The IT governance structure establishes the strategic, operational, and technical decision-making process required to ensure IT enables the University to excel in its mission. IT governance provides strategic leadership, establishes campus-wide IT priorities and policies, and is accountable and transparent to the University community. The following diagram illustrates the committee structure for IT governance at the University.
General Responsibilities of IT Governance Committees
The IT governance structure as a whole is responsible for the following:
- Establishing and communicating a campus-wide IT vision that supports the University mission and goals
- Establishing IT policies that support strategic, campus-wide IT priorities
- Establishing an overall IT budget structure for total IT spend on campus, starting with ITS
- Defining technical architecture and standards for the University
- Establishing best practices and tools for IT across campus
IT Governance Values
For IT governance to be successful, the committees must hold the following values:
- Transparency — Governance structure and process must be clear. How decisions are made and who has input rights and decision-making rights must be readily apparent to campus.
- Communication — Communication must occur into, out of, and across the committees and with campus.
- Accountability — Committees and task forces must be held accountable for delivering on their responsibilities. Clear escalation paths for issue resolution must be defined.
- Responsibility — Governance structure must focus on results rather than implementation and project management.
- Appropriate representation — Constituency groups across campus must be represented.
- Active support — Governance structure requires staff to support the process. Agenda setting, meeting logistics, issue tracking, and communication are all essential aspects of active support.
Committee membership is designed to be representative of the campus population. Generally, members are selected to represent academic and research units of varying size, administrative units of varying size, and the student body. Specific details of the membership designated for each committee can be found in the SITAC report.
Members are recommended to the current governance Chairs by governance members, by members of the campus community, or through a research process to identify potential members who represent a specific unit or group that is not currently represented in the governance membership. If specific expertise is desired or required for a particular project of governance, experts are researched and recommended to the governance Chairs. After recommendations are considered and research is conducted, committee members are finalized by and recommended to the President of the University by the current IT governance Chairs.
Members of each committee propose agenda items to be discussed in their respective committees. Agenda items can also be suggested by anyone in the UT community (non-committee members) by directly contacting either a committee member, a committee chair or the CIO's office. Agenda items for each committee are vetted through that committee's chair. The committee chairs and CIO meet monthly to coordinate the timing of committee efforts and ensure proper communication, inclusion and prioritization.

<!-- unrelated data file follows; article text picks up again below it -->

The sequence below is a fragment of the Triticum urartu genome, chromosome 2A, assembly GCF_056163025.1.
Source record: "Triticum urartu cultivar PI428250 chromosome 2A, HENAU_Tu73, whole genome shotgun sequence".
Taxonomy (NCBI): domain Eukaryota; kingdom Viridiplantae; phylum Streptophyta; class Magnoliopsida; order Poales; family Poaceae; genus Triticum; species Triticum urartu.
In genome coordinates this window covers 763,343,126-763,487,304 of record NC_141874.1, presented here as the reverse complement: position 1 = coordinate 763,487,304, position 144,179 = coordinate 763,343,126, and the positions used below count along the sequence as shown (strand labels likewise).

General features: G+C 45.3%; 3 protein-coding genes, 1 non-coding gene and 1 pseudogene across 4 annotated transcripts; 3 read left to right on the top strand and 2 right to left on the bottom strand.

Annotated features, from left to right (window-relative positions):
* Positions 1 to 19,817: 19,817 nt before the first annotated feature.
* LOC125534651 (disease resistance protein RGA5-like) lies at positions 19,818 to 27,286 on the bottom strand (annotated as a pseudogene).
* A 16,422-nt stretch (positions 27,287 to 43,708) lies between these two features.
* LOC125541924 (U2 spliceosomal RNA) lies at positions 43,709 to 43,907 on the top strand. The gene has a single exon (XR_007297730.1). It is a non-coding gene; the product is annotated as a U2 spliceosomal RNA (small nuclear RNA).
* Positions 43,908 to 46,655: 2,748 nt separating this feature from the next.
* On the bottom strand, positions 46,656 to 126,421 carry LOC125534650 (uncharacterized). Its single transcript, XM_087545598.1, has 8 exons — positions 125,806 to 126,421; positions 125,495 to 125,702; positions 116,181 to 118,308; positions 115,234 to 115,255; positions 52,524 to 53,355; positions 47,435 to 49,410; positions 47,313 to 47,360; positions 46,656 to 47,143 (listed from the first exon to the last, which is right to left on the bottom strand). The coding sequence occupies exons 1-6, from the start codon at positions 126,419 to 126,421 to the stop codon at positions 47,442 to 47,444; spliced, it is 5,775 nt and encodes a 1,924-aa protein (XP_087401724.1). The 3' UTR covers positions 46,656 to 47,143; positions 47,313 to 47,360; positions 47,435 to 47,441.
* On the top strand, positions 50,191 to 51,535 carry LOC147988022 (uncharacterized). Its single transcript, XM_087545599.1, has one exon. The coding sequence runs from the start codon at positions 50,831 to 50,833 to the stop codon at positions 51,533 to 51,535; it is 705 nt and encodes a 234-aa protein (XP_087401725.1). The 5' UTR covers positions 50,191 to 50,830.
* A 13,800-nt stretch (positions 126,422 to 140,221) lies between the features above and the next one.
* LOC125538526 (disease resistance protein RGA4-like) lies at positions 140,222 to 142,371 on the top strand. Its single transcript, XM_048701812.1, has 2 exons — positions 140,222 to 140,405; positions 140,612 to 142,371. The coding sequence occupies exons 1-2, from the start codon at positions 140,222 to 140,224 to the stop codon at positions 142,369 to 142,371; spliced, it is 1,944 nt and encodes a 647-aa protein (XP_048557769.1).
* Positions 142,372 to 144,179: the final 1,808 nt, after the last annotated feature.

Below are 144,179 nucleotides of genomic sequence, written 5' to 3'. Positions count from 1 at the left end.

The IT governance structure is supported by administrative and communications personnel who report to the Chief Information Officer.
Notes for each regularly-scheduled IT governance meeting are available on the respective committee web pages. In addition to the meeting notes and executive summaries, IT governance progress and updates are communicated via the CIO’s Weekly Update. Any policy related materials are posted on the CIO website.
Some decisions and projects may need additional communications due to their scope. These communications will be determined on a case-by-case basis.
IT governance committees focus on setting direction and ensuring accountability rather than implementation responsibilities or IT project management. Committees can, however, ask for and receive presentations and updates on projects from any project teams or steering committees as needed.
Projects are funded through four mechanisms; local funding, aggregate funding, aggregate funding with partial central support, and common good funding. Local funding is derived completely from the unit employing the service or administering the project. Examples of services that are completely funded by the local unit include Echo 360 and Computer Aided Design. Echo 360 is a service funded by Liberal Arts that is available to their unit and training for which is available for campus based on special agreements with their staff. Computer Aided Design is a service funded in total by Engineering to serve the specific needs of their population.